I went to my doctor not long ago for routine blood work. (I’m always concerned about my liver function.) My liver is doing fine, but I have a B12 deficiency, I’m anemic, and my blood sugar is too high. She tells me to eat more protein, less carbs, take a B12 supplement. So I take cheese and almonds to work for my snacks. I take enough vitamins and herbal supplements to choke a horse. I eat only low glycemic foods. And all the while, I know it’s the alcohol. I know it.

There’s a powerful and sad song by Dave Matthews titled Bartender. There’s a line that gets me every time I hear it – Bartender, see this wine that’s drinking me… And it is. It feels like we are joined in some unholy union that’s destroying me and the person I want to be, the person I was before the drinking.

My fiancé has been sober for nearly 14 years. He “gets” me like no one else. I want to live my life, a sober life with him if I can untangle this mess.

I found Crying Out Now several weeks ago. I’ve read every post. There are other sobriety blogs that I read every day. I admire all of you brave and lovely women who have spoken your truth and are recovering. I have felt beyond hope, beyond redemption for a long time. Emily Dickinson described hope as “the thing with feathers that perches in the soul.”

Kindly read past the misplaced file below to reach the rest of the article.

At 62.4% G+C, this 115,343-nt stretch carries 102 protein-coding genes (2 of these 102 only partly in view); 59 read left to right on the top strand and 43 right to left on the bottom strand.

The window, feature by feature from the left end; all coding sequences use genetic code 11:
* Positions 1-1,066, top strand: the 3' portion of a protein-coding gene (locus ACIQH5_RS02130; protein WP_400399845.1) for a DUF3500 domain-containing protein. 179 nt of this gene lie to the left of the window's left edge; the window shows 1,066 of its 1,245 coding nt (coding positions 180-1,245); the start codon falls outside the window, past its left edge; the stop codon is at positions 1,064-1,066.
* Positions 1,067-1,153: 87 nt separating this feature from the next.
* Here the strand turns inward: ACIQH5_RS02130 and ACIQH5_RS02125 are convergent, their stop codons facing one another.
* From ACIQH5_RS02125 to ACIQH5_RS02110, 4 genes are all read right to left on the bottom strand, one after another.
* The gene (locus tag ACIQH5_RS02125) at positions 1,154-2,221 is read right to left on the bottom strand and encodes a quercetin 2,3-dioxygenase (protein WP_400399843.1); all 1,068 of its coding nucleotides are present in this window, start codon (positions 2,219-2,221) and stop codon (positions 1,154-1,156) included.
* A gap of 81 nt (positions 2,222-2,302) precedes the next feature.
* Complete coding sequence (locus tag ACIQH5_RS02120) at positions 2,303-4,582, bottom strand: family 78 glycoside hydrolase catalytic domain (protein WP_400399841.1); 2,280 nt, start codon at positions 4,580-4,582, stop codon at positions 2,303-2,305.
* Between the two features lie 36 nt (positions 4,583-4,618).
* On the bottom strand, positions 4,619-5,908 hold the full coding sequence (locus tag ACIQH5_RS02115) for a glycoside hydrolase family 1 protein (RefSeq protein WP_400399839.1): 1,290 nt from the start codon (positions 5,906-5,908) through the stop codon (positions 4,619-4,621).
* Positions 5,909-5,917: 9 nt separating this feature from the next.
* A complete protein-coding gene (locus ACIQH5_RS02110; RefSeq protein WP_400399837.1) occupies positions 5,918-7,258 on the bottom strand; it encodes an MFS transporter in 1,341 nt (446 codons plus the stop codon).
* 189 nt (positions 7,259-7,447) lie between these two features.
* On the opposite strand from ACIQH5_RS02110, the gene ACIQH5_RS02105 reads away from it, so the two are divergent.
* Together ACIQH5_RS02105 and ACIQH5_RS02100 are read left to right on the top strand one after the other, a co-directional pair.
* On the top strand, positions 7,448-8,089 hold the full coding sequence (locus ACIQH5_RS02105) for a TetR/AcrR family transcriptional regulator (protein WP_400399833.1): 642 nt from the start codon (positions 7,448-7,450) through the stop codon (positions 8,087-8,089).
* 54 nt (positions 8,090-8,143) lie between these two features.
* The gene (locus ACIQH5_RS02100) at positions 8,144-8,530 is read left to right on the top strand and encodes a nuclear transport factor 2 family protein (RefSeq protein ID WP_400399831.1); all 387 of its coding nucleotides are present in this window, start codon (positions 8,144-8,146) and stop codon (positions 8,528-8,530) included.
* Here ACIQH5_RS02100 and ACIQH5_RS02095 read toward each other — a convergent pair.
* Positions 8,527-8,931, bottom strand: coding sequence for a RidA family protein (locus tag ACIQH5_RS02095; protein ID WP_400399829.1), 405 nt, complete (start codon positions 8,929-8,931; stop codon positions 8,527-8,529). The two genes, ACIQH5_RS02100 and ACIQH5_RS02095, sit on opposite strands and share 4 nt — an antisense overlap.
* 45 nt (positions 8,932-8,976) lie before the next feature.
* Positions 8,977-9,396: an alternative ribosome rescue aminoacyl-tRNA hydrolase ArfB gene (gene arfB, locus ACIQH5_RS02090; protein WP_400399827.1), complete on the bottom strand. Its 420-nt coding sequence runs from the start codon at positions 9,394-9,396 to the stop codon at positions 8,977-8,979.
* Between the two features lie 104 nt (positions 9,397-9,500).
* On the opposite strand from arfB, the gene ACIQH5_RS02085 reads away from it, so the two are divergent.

Because of you, I feel an ever so slight flutter of her wings.


  1. Wow. What a powerful story. Thanks for posting - you're not alone. I too fell under that spell, the wine and your special guy friend who "gets you." I'm sending strengthening thoughts your way - I hope that you can find it in yourself to pull through. Keep writing and posting. Come to Booze Free Brigade and join us. You can read our posts, join our chats, and have some support. We don't judge. We just listen and comfort.


  2. I will pray for you to find the strength to do this. The strength is in there, and I will pray that God will make it present for you to see, and grab ahold of. Thank you for sharing your story, and putting your truths out there. That was a very brave thing to do.

  3. Thanks for sharing. This could be/is so many of us. I posted here in August 2010 on my first of MANY Day Ones. I am finally sober, today, and still struggling with the why can't I's. I hope you can piece your sobriety together; it sounds like you have the willingness and support. None of us can do this alone. Keep sharing and do join us at BFB. That's where I really got started.

    Trish - 73 days